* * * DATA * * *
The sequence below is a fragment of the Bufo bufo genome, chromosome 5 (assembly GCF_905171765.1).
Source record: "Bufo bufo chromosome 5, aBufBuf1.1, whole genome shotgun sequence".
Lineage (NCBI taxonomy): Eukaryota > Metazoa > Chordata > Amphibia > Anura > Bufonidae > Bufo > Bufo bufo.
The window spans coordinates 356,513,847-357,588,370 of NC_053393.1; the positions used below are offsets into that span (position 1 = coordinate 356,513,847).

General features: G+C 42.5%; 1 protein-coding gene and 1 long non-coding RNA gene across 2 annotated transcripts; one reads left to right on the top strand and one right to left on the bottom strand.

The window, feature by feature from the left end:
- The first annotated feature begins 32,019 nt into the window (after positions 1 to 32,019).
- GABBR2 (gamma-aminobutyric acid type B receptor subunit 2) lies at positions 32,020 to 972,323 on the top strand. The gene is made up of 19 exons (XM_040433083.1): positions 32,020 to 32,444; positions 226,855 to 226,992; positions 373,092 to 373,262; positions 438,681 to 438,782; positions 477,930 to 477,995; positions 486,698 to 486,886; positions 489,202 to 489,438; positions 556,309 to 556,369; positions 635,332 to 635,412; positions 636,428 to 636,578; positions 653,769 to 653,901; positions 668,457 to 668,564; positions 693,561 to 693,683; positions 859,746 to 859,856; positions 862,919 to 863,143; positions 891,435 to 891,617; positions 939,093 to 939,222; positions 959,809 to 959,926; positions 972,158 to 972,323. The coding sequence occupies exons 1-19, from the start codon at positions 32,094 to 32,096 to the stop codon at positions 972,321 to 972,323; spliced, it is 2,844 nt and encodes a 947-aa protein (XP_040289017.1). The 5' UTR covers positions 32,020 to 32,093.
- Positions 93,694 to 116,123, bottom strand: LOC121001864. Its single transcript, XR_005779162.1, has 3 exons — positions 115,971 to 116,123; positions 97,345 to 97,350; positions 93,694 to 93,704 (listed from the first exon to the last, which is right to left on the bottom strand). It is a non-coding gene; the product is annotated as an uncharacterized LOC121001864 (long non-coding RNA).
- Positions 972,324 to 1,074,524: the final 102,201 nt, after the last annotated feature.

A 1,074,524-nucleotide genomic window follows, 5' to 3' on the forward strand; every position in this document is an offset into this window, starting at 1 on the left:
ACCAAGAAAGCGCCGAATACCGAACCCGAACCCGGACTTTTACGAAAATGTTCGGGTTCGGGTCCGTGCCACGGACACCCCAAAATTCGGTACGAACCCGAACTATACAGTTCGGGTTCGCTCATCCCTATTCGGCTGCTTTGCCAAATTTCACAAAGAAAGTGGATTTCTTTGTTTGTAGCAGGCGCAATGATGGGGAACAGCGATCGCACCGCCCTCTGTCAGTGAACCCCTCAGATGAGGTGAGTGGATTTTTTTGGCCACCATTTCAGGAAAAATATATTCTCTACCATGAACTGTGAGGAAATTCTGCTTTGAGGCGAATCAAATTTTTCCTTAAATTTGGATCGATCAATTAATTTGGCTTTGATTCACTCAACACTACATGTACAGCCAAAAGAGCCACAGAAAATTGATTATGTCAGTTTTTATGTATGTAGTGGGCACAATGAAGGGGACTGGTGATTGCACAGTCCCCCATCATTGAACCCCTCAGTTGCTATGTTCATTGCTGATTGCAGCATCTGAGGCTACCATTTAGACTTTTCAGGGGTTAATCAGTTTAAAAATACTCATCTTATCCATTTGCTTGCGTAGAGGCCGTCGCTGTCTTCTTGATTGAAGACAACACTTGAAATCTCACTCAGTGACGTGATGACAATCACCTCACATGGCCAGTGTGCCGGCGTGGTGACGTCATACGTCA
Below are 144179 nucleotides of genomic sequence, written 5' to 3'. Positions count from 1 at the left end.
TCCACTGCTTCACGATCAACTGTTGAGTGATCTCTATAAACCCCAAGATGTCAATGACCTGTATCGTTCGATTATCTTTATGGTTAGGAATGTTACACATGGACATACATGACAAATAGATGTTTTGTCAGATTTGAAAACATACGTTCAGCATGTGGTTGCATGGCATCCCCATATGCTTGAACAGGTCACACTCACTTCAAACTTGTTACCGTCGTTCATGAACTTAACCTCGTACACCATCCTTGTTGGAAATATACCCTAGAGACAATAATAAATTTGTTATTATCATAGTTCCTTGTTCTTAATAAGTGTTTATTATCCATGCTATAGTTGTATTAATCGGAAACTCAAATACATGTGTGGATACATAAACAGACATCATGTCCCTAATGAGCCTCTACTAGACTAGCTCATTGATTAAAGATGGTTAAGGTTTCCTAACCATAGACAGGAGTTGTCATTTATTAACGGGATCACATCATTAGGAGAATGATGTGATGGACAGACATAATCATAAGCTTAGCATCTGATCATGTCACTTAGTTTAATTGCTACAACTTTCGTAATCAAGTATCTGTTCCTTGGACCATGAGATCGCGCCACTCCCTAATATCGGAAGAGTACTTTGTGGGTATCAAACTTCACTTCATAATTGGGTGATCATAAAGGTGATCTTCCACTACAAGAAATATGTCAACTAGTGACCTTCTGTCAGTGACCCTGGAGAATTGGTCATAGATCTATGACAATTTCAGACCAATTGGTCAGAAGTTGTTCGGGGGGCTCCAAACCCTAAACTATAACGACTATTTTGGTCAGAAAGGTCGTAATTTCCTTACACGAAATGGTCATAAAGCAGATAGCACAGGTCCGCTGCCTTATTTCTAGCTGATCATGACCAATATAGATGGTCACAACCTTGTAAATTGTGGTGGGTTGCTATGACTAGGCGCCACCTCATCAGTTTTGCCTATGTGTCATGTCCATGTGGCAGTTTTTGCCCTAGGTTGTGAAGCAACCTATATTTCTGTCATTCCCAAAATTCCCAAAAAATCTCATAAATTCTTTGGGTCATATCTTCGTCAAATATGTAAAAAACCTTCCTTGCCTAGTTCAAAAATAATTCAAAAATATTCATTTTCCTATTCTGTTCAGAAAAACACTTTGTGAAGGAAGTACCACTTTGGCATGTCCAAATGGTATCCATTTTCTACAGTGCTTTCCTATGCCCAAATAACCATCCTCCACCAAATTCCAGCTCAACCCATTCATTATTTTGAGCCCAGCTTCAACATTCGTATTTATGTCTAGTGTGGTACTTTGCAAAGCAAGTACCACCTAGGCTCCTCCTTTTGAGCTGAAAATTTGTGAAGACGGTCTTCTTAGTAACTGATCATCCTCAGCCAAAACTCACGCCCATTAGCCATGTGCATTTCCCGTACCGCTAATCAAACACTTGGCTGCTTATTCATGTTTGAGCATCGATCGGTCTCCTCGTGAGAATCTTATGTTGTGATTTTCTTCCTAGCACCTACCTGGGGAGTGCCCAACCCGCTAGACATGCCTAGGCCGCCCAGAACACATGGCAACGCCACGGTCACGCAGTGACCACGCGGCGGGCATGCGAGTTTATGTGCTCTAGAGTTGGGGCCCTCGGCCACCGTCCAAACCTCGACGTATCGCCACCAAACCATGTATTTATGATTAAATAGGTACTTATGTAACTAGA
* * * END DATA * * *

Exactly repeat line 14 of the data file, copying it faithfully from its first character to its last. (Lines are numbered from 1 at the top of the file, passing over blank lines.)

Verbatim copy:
TCCACTGCTTCACGATCAACTGTTGAGTGATCTCTATAAACCCCAAGATGTCAATGACCTGTATCGTTCGATTATCTTTATGGTTAGGAATGTTACACATGGACATACATGACAAATAGATGTTTTGTCAGATTTGAAAACATACGTTCAGCATGTGGTTGCATGGCATCCCCATATGCTTGAACAGGTCACACTCACTTCAAACTTGTTACCGTCGTTCATGAACTTAACCTCGTACACCATCCTTGTTGGAAATATACCCTAGAGACAATAATAAATTTGTTATTATCATAGTTCCTTGTTCTTAATAAGTGTTTATTATCCATGCTATAGTTGTATTAATCGGAAACTCAAATACATGTGTGGATACATAAACAGACATCATGTCCCTAATGAGCCTCTACTAGACTAGCTCATTGATTAAAGATGGTTAAGGTTTCCTAACCATAGACAGGAGTTGTCATTTATTAACGGGATCACATCATTAGGAGAATGATGTGATGGACAGACATAATCATAAGCTTAGCATCTGATCATGTCACTTAGTTTAATTGCTACAACTTTCGTAATCAAGTATCTGTTCCTTGGACCATGAGATCGCGCCACTCCCTAATATCGGAAGAGTACTTTGTGGGTATCAAACTTCACTTCATAATTGGGTGATCATAAAGGTGATCTTCCACTACAAGAAATATGTCAACTAGTGACCTTCTGTCAGTGACCCTGGAGAATTGGTCATAGATCTATGACAATTTCAGACCAATTGGTCAGAAGTTGTTCGGGGGGCTCCAAACCCTAAACTATAACGACTATTTTGGTCAGAAAGGTCGTAATTTCCTTACACGAAATGGTCATAAAGCAGATAGCACAGGTCCGCTGCCTTATTTCTAGCTGATCATGACCAATATAGATGGTCACAACCTTGTAAATTGTGGTGGGTTGCTATGACTAGGCGCCACCTCATCAGTTTTGCCTATGTGTCATGTCCATGTGGCAGTTTTTGCCCTAGGTTGTGAAGCAACCTATATTTCTGTCATTCCCAAAATTCCCAAAAAATCTCATAAATTCTTTGGGTCATATCTTCGTCAAATATGTAAAAAACCTTCCTTGCCTAGTTCAAAAATAATTCAAAAATATTCATTTTCCTATTCTGTTCAGAAAAACACTTTGTGAAGGAAGTACCACTTTGGCATGTCCAAATGGTATCCATTTTCTACAGTGCTTTCCTATGCCCAAATAACCATCCTCCACCAAATTCCAGCTCAACCCATTCATTATTTTGAGCCCAGCTTCAACATTCGTATTTATGTCTAGTGTGGTACTTTGCAAAGCAAGTACCACCTAGGCTCCTCCTTTTGAGCTGAAAATTTGTGAAGACGGTCTTCTTAGTAACTGATCATCCTCAGCCAAAACTCACGCCCATTAGCCATGTGCATTTCCCGTACCGCTAATCAAACACTTGGCTGCTTATTCATGTTTGAGCATCGATCGGTCTCCTCGTGAGAATCTTATGTTGTGATTTTCTTCCTAGCACCTACCTGGGGAGTGCCCAACCCGCTAGACATGCCTAGGCCGCCCAGAACACATGGCAACGCCACGGTCACGCAGTGACCACGCGGCGGGCATGCGAGTTTATGTGCTCTAGAGTTGGGGCCCTCGGCCACCGTCCAAACCTCGACGTATCGCCACCAAACCATGTATTTATGATTAAATAGGTACTTATGTAACTAGA